I think that's what we call the Japanese accent. If you speak/write English as you would do Japanese in some way or another, your English is 日本語訛りの英語 and vice versa. It may not be as common to call it a foreign accent if it's writing. But it is a quintessential example of foreign accent as a result of influence from your native language.
I tend to doubt that L vs. R is so special in this regard it deserves its own term in a colloquial everyday language. I never heard of such a specialized term myself, although accent trainers, linguists specializing in L2 acquisition, and other professionals might have come up with one. But if they did, I still highly doubt it became part of the Japanese vernacular.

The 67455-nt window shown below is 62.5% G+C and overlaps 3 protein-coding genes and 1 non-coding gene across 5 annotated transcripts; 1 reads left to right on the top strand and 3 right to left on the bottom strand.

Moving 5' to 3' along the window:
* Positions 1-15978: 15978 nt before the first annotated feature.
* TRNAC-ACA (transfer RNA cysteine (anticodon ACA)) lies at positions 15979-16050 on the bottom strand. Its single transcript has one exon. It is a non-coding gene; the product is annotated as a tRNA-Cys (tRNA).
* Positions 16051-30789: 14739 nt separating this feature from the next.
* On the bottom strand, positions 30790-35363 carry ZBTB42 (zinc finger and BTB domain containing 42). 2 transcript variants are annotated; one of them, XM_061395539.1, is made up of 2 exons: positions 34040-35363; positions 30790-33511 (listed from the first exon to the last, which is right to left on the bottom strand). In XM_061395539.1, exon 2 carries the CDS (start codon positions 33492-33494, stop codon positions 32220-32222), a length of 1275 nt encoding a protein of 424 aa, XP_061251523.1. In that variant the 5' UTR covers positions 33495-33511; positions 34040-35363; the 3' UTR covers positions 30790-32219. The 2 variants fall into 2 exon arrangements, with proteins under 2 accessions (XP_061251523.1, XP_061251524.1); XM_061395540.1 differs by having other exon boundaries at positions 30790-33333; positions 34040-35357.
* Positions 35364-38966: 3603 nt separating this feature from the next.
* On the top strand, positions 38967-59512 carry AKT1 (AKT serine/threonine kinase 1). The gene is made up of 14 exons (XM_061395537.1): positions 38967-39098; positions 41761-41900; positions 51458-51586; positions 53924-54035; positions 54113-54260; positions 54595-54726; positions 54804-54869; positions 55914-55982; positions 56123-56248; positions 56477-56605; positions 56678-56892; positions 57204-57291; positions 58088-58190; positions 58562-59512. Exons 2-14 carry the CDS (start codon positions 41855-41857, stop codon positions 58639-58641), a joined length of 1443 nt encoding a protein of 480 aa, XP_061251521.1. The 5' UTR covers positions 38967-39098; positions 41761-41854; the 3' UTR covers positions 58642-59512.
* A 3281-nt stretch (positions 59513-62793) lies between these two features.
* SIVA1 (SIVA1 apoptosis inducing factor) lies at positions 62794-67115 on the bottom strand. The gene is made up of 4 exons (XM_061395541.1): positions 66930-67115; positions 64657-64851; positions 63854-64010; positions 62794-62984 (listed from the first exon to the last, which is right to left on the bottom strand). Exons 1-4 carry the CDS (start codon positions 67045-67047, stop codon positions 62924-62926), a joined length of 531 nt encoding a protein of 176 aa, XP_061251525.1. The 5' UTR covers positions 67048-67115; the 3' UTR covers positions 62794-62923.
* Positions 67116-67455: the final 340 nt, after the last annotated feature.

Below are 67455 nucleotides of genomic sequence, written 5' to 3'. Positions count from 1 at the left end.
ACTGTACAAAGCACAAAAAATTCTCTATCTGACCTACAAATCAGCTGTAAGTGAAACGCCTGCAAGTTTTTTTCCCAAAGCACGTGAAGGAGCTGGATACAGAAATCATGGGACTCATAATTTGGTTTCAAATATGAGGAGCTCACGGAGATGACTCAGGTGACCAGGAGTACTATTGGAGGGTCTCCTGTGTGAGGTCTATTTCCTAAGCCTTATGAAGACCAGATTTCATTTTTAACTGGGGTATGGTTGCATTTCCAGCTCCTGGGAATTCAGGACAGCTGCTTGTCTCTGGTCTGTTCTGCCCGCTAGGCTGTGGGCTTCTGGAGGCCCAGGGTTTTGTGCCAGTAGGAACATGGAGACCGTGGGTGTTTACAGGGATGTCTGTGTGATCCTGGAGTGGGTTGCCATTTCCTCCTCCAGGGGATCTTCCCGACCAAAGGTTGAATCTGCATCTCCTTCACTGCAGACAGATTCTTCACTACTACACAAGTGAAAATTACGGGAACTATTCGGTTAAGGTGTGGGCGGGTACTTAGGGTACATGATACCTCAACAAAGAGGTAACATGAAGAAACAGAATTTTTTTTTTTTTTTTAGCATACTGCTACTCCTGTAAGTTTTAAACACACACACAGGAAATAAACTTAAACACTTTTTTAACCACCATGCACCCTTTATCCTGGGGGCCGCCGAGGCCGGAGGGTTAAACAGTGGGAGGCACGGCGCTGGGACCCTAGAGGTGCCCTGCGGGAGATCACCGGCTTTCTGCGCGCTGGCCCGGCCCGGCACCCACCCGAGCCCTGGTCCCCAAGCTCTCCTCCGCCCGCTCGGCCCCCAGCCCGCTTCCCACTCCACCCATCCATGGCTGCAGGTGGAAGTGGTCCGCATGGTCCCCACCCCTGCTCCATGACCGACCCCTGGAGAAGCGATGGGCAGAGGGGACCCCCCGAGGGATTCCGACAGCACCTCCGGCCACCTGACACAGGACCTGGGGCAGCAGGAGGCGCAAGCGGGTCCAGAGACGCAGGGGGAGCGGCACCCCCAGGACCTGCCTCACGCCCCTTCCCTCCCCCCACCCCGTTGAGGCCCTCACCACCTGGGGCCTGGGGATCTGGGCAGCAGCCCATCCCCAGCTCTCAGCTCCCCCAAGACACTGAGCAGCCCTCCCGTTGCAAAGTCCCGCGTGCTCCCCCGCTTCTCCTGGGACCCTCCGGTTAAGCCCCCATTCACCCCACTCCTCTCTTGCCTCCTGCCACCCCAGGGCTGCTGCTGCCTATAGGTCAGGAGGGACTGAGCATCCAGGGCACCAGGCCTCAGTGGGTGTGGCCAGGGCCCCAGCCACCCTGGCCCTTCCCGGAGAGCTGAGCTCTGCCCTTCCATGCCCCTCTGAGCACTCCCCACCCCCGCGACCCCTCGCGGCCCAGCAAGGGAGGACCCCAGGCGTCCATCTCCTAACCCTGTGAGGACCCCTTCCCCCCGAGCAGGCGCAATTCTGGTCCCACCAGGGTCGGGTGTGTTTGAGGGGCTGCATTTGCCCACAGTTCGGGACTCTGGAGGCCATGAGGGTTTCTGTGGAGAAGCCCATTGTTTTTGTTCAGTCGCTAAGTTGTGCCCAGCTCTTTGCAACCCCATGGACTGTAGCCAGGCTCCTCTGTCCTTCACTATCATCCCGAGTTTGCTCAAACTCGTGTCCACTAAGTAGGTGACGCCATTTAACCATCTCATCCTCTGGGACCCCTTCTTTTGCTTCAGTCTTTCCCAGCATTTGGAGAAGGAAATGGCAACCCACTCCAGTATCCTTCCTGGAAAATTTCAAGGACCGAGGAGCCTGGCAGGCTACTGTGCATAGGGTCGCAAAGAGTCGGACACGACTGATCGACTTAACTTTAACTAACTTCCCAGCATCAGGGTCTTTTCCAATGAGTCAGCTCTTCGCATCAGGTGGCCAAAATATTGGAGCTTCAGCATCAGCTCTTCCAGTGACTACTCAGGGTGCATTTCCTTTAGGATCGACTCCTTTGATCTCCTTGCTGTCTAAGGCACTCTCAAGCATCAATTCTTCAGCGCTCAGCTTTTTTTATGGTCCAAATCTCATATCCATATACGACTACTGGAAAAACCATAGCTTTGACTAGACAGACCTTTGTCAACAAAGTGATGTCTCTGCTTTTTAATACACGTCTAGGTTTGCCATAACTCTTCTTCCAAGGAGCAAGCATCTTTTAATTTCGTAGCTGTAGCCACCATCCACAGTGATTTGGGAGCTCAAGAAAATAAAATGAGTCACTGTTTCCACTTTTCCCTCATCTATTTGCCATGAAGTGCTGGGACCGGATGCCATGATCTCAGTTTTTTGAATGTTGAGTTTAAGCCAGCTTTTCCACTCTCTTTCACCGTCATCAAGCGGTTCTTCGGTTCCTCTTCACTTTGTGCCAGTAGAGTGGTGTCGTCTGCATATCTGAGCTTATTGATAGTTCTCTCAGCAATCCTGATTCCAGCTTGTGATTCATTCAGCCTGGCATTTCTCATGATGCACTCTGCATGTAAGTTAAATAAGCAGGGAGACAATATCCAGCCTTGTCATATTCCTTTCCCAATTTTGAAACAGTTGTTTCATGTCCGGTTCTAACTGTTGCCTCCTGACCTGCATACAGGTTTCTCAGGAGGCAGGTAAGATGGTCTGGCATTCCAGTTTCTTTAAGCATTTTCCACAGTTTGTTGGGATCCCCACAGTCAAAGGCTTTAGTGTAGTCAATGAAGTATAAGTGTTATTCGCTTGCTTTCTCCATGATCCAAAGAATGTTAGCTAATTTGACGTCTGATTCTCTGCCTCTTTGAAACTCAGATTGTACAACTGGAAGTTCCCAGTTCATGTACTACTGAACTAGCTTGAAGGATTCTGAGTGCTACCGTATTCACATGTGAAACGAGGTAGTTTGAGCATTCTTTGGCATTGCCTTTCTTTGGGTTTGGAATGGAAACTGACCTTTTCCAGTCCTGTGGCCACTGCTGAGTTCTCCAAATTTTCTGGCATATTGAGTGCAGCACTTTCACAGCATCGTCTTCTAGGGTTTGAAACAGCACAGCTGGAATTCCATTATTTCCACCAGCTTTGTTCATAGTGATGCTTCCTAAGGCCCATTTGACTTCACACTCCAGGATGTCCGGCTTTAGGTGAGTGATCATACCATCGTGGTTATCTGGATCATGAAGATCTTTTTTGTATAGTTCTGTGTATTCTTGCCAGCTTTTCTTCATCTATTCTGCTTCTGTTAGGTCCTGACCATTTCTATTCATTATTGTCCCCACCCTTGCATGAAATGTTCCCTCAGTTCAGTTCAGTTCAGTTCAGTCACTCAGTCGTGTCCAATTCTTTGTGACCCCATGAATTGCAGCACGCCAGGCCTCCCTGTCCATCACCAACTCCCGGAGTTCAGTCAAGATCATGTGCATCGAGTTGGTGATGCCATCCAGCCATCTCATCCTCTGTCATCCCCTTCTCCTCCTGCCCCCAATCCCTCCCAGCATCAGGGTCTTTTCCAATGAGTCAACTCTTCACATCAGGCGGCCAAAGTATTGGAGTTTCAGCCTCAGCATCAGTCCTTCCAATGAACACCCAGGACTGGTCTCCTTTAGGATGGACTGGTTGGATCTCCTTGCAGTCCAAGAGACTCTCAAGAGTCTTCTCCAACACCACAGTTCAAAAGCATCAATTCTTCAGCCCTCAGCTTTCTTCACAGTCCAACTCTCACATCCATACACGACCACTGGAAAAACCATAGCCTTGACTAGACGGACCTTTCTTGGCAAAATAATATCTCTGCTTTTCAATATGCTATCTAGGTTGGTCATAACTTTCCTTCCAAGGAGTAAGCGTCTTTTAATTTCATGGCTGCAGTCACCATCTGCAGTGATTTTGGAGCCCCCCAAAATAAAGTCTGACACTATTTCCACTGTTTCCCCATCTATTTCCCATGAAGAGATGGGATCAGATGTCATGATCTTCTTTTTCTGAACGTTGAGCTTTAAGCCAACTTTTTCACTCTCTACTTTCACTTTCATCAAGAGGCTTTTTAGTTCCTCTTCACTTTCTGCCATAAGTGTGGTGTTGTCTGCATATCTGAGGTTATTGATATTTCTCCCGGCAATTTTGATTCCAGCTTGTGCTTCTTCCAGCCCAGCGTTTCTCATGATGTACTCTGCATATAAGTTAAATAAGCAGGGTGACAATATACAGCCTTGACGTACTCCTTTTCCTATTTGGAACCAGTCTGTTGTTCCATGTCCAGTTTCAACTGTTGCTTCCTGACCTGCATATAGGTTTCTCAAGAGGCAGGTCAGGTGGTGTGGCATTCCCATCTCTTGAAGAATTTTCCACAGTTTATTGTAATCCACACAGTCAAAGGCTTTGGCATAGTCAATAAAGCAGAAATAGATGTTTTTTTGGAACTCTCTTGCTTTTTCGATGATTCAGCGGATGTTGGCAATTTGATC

FWIW, I'm a native Japanese speaker who is interested in human language and language learning in general, and have never heard my fellow countrymen use such a specialized term that only refers to one specific aspect of the typical Japanese accent that only manifests when we speak one particular foreign language called English. If anything, it's quite rare for your average Japanese guy on the street to talk about a foreign language in the first place.
Would the word "日本語訛り" be too general of a term for your purpose?